Prince Edward Island Acadian Records
The area comprising today's New Brunswick, Nova Scotia, and Prince Edward Island was once known as Arcadie. Eventually the name became Acadia. The area was first settled by the French, who established Port Royal (present-day Annapolis) in 1605. The territory passed back and forth from French to English hands many times: 1632 (French rule), 1654 (English), 1667 (French), 1690 (English), 1697 (French), and 1713 (English). In accordance with the Treaty of Utrecht, France ceded the Nova Scotia peninsula and the New Brunswick area to England. England did little to settle the area and the French-speaking Acadians were the majority until about 1750. France still retained Ile Saint-Jean (now Prince Edward Island) and Cape Breton Island (now part of Nova Scotia), where Louisbourg became the capitol.
A large number of the Acadians were deported by the English from 1755 to 1760. To escape deportation, many fled to Québec or to what is now New Brunswick. In 1759 the Cape Breton and Prince Edward Island areas fell to Britain and the settlers were deported to France. In 1763 France ceded most of its maritime lands to England and the area became known as Nova Scotia.
In 1769 a separate province, Saint John's Island (Ile St. Jean), was established. It became Prince Edward Island in 1799. In 1784 the New Brunswick area also became a separate province. About this time many Acadians who had been deported agreed to sign the oath of allegiance to England and were allowed to take up lands in the Maritime Provinces (New Brunswick, Nova Scotia, and Prince Edward Island). They worked primarily as farmers and fishermen. For the most part, they continued to speak French and uphold their Roman Catholic faith.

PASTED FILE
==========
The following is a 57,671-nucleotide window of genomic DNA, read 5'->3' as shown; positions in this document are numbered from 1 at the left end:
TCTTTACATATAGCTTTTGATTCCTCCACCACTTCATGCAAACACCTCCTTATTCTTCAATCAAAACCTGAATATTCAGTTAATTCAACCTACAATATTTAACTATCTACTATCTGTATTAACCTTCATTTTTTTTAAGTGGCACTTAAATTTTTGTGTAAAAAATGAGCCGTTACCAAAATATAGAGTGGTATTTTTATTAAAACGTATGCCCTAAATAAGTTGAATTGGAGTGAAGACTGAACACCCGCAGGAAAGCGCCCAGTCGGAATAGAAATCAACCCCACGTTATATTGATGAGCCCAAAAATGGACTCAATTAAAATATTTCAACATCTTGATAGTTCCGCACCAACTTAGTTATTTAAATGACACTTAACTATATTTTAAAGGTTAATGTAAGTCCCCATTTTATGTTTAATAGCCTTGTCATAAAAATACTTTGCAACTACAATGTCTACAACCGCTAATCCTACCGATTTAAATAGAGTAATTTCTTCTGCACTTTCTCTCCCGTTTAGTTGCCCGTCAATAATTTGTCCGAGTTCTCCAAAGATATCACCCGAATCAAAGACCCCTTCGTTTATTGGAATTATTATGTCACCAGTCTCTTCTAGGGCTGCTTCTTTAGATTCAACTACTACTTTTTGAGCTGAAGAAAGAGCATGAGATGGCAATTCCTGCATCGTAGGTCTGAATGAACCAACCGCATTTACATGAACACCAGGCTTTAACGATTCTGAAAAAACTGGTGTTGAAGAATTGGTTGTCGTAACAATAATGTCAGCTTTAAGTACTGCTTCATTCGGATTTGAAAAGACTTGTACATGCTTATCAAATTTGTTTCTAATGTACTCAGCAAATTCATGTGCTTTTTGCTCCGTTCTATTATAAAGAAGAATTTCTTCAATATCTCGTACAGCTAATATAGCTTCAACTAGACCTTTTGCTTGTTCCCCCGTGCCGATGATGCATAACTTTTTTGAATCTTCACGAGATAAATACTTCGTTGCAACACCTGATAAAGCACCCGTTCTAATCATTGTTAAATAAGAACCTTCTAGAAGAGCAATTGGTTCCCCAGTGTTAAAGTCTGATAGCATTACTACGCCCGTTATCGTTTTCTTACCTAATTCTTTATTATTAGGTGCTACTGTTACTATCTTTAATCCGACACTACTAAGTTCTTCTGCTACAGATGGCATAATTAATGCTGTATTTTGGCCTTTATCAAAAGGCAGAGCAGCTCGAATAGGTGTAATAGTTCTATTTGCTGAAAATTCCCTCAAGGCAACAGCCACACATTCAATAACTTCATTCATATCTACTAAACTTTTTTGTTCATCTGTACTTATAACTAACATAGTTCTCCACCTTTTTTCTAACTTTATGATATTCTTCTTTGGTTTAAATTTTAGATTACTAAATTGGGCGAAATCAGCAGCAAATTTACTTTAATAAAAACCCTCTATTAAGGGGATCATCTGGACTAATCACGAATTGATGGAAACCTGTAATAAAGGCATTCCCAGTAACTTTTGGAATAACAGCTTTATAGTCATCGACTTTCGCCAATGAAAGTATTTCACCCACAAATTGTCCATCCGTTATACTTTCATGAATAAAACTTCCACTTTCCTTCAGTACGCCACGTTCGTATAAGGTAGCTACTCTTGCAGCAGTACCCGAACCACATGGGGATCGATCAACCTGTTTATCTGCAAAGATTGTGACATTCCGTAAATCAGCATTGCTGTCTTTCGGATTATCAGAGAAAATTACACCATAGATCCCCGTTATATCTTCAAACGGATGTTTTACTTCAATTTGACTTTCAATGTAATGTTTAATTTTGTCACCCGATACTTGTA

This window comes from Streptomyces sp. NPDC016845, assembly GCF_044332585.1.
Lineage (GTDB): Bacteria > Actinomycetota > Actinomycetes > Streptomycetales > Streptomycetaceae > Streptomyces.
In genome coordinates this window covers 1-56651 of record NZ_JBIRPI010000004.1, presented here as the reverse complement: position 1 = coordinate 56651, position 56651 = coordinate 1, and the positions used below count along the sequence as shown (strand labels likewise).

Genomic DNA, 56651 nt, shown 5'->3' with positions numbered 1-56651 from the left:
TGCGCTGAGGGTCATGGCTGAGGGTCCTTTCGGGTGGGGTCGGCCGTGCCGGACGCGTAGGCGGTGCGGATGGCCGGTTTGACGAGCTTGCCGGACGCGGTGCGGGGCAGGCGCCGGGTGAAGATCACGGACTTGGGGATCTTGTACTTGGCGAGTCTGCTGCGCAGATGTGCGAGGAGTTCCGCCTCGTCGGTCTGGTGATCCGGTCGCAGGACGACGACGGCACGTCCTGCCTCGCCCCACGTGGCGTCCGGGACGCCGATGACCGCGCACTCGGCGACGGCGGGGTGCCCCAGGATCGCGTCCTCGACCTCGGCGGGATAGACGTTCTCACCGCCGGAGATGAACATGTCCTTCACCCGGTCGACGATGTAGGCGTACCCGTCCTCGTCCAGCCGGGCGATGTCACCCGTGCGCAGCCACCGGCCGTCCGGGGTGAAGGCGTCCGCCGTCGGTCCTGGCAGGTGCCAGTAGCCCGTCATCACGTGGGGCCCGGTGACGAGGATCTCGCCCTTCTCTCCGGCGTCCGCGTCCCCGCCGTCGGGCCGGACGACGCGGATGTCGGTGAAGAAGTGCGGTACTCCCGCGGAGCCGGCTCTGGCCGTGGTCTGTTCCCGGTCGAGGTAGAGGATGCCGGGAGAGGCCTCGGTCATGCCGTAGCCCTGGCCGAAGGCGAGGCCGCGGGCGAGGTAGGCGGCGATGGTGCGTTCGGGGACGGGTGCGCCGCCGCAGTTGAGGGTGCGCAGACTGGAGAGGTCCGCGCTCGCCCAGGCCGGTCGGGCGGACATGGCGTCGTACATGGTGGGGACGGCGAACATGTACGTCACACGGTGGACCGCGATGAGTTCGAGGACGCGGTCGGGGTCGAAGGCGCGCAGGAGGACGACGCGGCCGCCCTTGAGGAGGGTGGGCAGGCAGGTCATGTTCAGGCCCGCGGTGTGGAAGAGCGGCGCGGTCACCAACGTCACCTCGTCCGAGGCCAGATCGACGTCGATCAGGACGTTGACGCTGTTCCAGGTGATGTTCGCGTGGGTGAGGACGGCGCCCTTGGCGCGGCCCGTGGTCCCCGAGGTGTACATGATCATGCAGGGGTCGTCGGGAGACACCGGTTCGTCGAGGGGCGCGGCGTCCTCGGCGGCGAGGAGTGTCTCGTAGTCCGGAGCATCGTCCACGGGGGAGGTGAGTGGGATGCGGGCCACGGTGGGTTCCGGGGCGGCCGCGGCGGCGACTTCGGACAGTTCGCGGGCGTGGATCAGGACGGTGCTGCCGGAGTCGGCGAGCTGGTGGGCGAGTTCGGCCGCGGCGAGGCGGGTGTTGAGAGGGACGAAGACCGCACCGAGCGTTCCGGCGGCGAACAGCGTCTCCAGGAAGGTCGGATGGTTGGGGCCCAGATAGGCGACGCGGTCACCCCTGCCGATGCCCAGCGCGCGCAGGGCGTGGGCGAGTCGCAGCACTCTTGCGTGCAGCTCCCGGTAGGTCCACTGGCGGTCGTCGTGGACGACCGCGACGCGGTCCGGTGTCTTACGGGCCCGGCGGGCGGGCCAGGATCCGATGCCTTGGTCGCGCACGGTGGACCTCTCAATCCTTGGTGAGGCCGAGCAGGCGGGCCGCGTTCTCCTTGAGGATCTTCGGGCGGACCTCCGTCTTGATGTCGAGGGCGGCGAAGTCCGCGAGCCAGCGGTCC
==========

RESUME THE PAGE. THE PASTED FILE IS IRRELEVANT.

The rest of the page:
Because of this great dispersion, the Acadian records are complete only for the early years of settlement. There are some good church registers from the late 1600s to 1755. Registers exist for Port Royal only for the earliest years.
The most important remaining sources for Acadian research are:
Parish Registers. Most of the remaining registers are housed in the Centre d'archives de la Capitale in Sainte-Foy and in Le Centre d'études acadiennes (Center for Acadian Studies) in Moncton, New Brunswick. (See the “Archives and Libraries” section of this outline for addresses.)
Census Records. See the “Census” section of this outline for information about Canadian censuses.
Land Grants. These can be found at the Archives des Colonies in Paris, France, as well as on microfilm at the National Archives of Canada.
Notarial Records. Most of these records have been lost or destroyed as a result of the exile of the Acadians from Canada. There are, however, some records for 1687 to 1758. These are available at Le Centre d'études acadiennes (Center for Acadian Studies) and the National Archives of Canada.
Other Records. Several sources exist which are primarily Acadian records. These are lists of deported Acadians, Acadians in transit, and Acadians in the British Colonies; petitions of Acadians in Massachusetts; and allegiance lists. These may be found in periodicals published by various historical and genealogical societies. Good sources for research are Placide Gaudet’s Acadian Genealogy and Notes and Archange Godbout’s genealogical collection. They are both located at Le Centre d'études acadiennes (Center for Acadian Studies) and the National Archives of Canada. Another good source for Acadian research is Histoire & Généalogie des Acadiens, by Bona Arsenault (Family History Library film 873863.)